I was just sitting here eating some of my Summer Pudding, well actually my Grandma's recipe Summer Pudding, and it occurred to me that you might like to try it.
Actually, it seems a funny old time to be making this, as it's well and truly Autumn now, but here goes - I made this one because the berries were all on special offer in Tesco!
You'll need one medium-sized pudding bowl (the old-fashioned china kind), a loaf of stale white bread (this is more tricky than you think, as no-one sells day-old bread any more), a punnet each of redcurrants, blackcurrants and raspberries, roughly 2 ounces of caster sugar (I use vanilla sugar, which is simply caster sugar into which I put a vanilla pod so that it absorbs the flavour.) Plus a little water in which to barely cook the fruit. And, of course, cream to serve.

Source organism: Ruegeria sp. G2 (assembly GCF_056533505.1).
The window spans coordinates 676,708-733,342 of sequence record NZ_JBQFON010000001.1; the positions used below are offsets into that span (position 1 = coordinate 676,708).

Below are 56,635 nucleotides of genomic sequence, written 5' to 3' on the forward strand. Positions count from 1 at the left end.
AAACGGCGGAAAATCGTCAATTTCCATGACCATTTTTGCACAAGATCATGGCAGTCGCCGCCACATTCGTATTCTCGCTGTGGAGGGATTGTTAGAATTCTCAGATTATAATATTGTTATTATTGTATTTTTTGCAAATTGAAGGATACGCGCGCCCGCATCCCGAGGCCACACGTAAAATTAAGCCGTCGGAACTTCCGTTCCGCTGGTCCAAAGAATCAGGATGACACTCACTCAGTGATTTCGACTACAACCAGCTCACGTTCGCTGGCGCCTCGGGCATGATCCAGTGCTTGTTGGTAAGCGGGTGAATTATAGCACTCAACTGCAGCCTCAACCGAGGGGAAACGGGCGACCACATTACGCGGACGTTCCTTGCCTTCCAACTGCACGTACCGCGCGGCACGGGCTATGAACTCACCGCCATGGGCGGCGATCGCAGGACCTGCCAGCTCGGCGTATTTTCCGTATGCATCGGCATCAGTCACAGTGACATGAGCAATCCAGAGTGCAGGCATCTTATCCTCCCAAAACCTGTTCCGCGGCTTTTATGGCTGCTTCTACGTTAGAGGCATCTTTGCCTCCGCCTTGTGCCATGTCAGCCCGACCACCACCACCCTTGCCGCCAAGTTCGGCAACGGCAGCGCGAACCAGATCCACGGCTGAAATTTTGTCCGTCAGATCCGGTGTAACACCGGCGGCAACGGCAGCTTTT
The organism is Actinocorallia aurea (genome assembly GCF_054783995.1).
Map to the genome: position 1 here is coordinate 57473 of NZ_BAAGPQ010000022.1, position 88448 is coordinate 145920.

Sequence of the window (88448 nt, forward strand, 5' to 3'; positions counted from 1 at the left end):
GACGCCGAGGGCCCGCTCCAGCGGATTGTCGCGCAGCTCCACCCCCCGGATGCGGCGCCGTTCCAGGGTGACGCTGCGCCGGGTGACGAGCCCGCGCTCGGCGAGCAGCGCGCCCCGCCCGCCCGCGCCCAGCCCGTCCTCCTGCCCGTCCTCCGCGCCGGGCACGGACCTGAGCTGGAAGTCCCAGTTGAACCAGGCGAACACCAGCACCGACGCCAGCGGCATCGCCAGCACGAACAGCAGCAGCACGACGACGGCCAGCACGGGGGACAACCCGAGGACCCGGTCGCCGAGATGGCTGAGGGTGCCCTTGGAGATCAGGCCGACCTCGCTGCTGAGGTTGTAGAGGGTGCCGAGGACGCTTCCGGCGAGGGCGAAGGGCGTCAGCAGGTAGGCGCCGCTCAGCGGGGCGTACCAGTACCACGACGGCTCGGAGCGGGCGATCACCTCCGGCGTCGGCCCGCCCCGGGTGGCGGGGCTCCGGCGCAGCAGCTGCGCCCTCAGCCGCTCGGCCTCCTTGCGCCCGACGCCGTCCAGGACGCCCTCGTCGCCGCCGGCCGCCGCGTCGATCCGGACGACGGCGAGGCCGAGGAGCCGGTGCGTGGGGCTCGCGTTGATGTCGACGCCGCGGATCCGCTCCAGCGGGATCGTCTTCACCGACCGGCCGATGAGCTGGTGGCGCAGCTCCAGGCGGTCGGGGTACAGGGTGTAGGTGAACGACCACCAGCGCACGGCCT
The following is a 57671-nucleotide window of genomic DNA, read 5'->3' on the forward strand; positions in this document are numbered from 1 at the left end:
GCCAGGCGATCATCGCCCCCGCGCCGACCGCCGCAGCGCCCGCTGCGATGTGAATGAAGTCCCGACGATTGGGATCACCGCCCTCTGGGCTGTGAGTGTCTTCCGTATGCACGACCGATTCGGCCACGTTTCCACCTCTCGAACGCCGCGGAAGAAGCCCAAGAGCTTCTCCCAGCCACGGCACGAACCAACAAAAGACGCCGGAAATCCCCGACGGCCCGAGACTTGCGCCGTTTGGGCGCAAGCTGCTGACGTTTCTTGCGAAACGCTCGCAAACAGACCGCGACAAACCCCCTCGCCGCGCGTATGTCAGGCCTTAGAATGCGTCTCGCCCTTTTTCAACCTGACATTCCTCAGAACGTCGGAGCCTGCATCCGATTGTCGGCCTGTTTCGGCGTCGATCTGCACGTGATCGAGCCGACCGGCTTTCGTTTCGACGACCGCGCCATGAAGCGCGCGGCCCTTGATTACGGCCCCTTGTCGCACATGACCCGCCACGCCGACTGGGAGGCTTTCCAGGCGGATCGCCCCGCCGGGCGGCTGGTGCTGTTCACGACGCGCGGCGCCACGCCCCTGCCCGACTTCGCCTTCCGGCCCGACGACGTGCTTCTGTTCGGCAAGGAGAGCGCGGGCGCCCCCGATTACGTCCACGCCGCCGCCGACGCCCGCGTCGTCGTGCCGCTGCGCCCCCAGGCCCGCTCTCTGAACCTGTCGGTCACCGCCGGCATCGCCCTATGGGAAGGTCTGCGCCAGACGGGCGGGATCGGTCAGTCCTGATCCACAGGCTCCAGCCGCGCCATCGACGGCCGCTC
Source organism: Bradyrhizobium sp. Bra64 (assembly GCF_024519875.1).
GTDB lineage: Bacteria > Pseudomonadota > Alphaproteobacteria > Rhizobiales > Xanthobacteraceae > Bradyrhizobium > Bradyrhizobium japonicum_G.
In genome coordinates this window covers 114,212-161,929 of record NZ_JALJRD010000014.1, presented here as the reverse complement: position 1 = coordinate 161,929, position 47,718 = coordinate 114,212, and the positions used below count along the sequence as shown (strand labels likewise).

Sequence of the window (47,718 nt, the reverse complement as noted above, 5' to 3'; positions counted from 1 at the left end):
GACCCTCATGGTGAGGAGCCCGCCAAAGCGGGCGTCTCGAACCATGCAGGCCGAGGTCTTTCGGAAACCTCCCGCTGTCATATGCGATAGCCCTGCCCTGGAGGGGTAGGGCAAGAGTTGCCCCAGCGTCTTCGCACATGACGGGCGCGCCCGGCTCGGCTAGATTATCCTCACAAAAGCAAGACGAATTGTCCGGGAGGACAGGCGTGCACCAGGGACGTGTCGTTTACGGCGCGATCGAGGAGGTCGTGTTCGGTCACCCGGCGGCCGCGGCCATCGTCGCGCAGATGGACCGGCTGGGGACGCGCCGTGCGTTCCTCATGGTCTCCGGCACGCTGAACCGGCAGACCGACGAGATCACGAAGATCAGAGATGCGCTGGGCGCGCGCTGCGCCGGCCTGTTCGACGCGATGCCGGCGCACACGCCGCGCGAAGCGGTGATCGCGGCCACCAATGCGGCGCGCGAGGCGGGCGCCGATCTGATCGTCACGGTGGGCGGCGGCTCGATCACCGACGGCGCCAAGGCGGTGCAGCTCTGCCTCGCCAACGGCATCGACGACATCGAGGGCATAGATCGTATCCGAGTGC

First cut the crusts off the bread and cut out the slices to make a lining for your pudding basin. This is great fun - children love helping because it's like doing a jigsaw puzzle. You can even use a mixture of white and brown bread if you like, which gives a rather nice patchwork effect. And stale bread really is best because it soaks up the fruit juices so beautifully. Then string the currants, wash all the fruit and put it altogether with the sugar and a little water into a saucepan. Warm the fruit, rather than acually cooking it, so that the juices run. You don't want the fruit to be overcooked and mushy. Leave it to cool a little, and then spoon the fruit mixture into your lined basin, nearly to the top. Cut out a bread lid for your pudding and spoon some juice over it. If you have any juice left over, save it for serving later. Now you need to find a saucer or small plate which will just fit into the top of your basin. Put some heavy weights onto this, so that the bread is pushed down firmly, and then put your pudding in the 'fridge for at least 12 hours. (I always leave mine for at least a day, and my Grandma used to put hers on a marble slab in the larder for 24 hours.) When you come to turn it out, the pudding should have a lovely purply marbled effect on the outside and a sweet/sharp mix of fruit on the inside. And you can now pour on your reserved juice if there are any stubborn white patches. If you have done it right, you can cut this gorgeous pudding into firm slices, but even if it's not perfect, it is without doubt the best pudding I have ever tasted. Served with Jersey cream or clotted cream it's just divine. And it looks very pretty on a white plate too.